Dubai: Will prices of sacrificial animals dip ahead of Eid Al Adha?

A variety of livestock, including goats, sheep, and cows, have been imported to cater to the local demand for the upcoming religious festival

by

SM Ayaz Zakir

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Published: Sat 1 Jun 2024, 6:00 AM

Last updated: Sun 2 Jun 2024, 10:16 AM

Cattle markets in Dubai and Sharjah are now seeing an influx of sacrificial animals ahead of Eid Al Adha.

Traders have been selling more goats, sheep, and cows brought in from Australia, India, Pakistan, and Somalia as local demand rises.


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Current prices indicate that they are slightly more expensive than usual — with goats being sold for Dh500, all the way up to Dh1,400. However, traders said rates may dip at some point.


“Somalian goats weighing 7kg are priced at approximately Dh500, with larger goats of the same breed weighing up to 15kg and costing around Dh800,” said Mohammed Ateeq from Al Khammas livestock trading in Al Qusais.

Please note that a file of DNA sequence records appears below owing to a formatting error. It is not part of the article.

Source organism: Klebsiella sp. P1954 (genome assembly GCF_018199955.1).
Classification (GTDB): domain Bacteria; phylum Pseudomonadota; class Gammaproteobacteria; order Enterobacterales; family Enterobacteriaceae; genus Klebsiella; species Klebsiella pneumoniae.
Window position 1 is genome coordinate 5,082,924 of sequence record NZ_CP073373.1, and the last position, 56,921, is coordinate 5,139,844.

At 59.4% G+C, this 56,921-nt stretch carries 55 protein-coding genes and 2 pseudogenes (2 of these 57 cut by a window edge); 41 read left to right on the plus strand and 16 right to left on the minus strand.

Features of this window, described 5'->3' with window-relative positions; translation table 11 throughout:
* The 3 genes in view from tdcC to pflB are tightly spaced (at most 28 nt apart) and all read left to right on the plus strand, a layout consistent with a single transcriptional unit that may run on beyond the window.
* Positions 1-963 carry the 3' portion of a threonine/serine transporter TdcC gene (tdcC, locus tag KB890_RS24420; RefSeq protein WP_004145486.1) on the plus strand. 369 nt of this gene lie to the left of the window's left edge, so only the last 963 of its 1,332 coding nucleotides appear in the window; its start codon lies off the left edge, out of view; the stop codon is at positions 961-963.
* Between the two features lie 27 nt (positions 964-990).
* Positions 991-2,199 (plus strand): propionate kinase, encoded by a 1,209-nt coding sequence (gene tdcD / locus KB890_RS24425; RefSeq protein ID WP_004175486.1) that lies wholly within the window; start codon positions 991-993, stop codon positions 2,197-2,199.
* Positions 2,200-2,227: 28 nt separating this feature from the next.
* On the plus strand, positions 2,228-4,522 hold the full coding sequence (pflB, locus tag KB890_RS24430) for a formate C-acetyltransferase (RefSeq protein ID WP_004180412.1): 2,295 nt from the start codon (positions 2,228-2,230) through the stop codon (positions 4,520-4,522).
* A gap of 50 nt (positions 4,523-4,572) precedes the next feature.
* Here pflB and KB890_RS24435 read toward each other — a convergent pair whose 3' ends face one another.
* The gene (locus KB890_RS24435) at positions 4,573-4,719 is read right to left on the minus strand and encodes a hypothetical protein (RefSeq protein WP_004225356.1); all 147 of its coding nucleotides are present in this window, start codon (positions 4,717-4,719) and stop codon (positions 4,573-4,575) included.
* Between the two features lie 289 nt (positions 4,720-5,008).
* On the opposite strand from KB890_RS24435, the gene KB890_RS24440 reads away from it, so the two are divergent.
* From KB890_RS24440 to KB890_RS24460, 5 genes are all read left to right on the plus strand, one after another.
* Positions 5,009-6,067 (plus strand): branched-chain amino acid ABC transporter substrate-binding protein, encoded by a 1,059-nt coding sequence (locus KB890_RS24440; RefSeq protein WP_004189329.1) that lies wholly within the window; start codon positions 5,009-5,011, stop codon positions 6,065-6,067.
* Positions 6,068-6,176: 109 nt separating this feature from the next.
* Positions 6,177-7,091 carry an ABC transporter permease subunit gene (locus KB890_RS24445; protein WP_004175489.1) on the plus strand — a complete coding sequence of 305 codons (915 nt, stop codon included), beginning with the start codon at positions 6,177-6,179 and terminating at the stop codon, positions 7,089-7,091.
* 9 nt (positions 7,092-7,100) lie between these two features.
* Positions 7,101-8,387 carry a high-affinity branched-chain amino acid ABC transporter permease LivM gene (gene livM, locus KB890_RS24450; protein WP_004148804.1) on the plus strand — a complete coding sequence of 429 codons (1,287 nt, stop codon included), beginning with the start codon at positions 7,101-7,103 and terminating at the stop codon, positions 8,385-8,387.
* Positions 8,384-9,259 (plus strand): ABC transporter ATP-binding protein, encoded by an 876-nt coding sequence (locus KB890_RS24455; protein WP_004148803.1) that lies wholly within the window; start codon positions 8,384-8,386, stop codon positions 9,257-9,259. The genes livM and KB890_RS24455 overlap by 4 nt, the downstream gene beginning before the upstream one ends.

“Similarly, prices of Indian goats start at Dh800 for 8kg. Prices can go up to Dh1,200 for larger sizes,” said Ateeq.

Eid Al Adha, also known as the Festival of Sacrifice, is celebrated to commemorate the willingness of Prophet Ibrahim to sacrifice his son in obedience to Allah’s command. In remembrance of this act of faith and devotion, Muslims around the world perform the ritual of sacrifice by slaughtering a goat, sheep, ox, or camel.

The meat from the sacrificed animal is distributed among family, friends, and those in need, ensuring that the joy of Eid is shared with the less fortunate.

When will prices drop?

The first batch of animals has now arrived in Dubai and is available in markets, traders said. However, they are expecting more batches to arrive early next month.

Sellers are optimistic that prices may drop as more sacrificial animals arrive in the days leading up to Eid Al Adha.

“We received the first batch of sacrificial animals last week and we will receive another batch in next two weeks. By the end of June 10, we will receive the last batch and the prices may drop depending on the demand and supply,” said Irshad Ahmed of Al Ittihad livestock trading.

“Currently, we have only Indian and Somalian goats and the rest are sold out. Pakistani breed will be in the market in the next week,” said Ahmed.

Oxen will be in great demand this season, as people are preferring quantity of meat, sellers said. “The prices for goats have shot up as well as oxen,” said Ismail Sheikh, an oxen trader in Al Qusais livestock market.

“Prices start at Dh4,000 for oxen weighing above 150kg, with prices reaching up to Dh8,000 for the bigger animals."

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